Wednesday, September 10, 2008

foster care and adult crime

Joseph Doyle (MIT) studies the impact of foster care on child outcomes -- namely whether they commit crimes as adults. To do so, Doyle first shows that whether a child ends up in foster care often depends on the identity of his or her case worker. Some case workers are more likely than others to place children in foster care. Because case workers are randomly assigned to cases, whether a child ends up in foster care (for marginal cases) is random. This randomness can be used to measure the effects of foster care. Do children assigned to a foster-care prone case worker tend to have different outcomes than children assigned to a case worker that is less likely to place them in foster care?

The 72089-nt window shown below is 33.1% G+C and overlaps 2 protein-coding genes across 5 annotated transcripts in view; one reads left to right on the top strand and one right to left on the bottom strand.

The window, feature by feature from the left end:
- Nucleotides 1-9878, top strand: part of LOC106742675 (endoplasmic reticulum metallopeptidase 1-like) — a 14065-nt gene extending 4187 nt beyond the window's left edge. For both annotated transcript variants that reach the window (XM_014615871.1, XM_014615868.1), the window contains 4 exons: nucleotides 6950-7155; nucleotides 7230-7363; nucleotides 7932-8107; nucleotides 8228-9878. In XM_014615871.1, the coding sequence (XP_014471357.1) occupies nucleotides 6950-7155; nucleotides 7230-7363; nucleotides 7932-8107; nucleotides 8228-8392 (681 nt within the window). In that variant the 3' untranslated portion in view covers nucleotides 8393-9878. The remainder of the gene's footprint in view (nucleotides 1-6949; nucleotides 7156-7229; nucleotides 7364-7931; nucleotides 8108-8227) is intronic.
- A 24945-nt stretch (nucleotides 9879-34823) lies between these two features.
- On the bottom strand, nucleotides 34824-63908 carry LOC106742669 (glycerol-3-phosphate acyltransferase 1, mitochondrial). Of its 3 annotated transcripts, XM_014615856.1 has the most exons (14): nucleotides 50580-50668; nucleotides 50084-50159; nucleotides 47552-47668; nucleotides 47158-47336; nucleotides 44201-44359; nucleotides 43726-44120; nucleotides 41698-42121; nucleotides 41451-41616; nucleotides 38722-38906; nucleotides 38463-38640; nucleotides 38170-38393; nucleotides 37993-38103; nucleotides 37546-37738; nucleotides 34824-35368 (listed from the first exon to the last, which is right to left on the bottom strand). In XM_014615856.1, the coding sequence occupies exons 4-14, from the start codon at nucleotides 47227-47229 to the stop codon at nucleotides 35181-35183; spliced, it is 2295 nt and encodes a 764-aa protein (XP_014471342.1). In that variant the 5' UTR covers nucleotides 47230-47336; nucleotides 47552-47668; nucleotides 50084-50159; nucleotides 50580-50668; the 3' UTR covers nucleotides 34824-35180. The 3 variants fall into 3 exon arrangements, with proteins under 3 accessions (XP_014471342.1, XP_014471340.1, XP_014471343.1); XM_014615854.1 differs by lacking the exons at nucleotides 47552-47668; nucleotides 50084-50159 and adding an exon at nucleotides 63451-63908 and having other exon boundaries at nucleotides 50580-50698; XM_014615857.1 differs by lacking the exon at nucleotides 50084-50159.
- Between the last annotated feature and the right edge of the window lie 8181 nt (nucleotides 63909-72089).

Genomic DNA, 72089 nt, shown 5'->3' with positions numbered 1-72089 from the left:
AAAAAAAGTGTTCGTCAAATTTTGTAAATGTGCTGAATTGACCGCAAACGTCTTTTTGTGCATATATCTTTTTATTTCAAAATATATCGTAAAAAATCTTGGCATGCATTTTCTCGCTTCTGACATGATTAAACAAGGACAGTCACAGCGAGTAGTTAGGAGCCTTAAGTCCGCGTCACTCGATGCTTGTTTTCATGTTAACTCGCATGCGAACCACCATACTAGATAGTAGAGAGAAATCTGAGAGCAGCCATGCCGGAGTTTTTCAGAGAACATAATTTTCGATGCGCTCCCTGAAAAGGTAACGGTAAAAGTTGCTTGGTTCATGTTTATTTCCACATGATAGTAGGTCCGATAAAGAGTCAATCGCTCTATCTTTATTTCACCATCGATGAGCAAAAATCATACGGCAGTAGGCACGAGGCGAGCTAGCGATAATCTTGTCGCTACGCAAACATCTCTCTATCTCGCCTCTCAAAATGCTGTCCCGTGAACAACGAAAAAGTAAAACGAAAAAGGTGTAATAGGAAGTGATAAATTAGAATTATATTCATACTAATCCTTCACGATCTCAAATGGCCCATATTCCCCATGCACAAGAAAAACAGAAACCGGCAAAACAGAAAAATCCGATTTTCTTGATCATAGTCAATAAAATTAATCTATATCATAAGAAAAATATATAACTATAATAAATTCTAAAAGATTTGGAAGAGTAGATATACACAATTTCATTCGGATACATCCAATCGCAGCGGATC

From the abstract:
Children on the margin of placement are found to be two to three times more likely to enter the criminal justice system as adults if they were placed in foster care. One innovation describes the types of children on the margin of placement, a group that is more likely to include African Americans, girls, and young adolescents.

Read the paper

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